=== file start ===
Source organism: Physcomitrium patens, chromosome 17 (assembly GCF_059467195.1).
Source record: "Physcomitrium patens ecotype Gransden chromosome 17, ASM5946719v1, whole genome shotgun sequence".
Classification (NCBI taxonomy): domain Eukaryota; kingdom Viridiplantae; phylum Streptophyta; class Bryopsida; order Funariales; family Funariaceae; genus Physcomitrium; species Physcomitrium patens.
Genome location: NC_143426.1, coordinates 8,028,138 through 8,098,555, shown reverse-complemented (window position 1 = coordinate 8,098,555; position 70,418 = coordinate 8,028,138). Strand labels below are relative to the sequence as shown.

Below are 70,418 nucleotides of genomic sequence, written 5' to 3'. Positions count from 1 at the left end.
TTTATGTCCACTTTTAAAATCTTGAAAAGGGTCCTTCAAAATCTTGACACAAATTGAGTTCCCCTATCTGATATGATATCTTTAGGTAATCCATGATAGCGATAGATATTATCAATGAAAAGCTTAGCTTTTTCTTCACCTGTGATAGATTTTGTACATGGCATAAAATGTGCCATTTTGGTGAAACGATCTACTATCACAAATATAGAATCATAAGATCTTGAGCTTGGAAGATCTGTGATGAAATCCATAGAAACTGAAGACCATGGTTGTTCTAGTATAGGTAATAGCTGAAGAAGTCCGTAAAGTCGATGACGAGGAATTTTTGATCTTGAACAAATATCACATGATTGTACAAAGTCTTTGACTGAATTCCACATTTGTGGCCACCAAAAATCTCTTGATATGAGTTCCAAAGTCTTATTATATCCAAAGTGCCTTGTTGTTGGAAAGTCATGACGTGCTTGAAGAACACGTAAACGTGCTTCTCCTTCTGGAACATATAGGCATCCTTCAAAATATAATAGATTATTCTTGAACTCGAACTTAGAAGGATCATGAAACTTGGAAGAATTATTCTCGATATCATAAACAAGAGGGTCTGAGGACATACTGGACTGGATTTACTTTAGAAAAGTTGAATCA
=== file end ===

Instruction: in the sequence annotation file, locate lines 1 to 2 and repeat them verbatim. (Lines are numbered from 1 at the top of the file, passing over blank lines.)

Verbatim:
Source organism: Physcomitrium patens, chromosome 17 (assembly GCF_059467195.1).
Source record: "Physcomitrium patens ecotype Gransden chromosome 17, ASM5946719v1, whole genome shotgun sequence".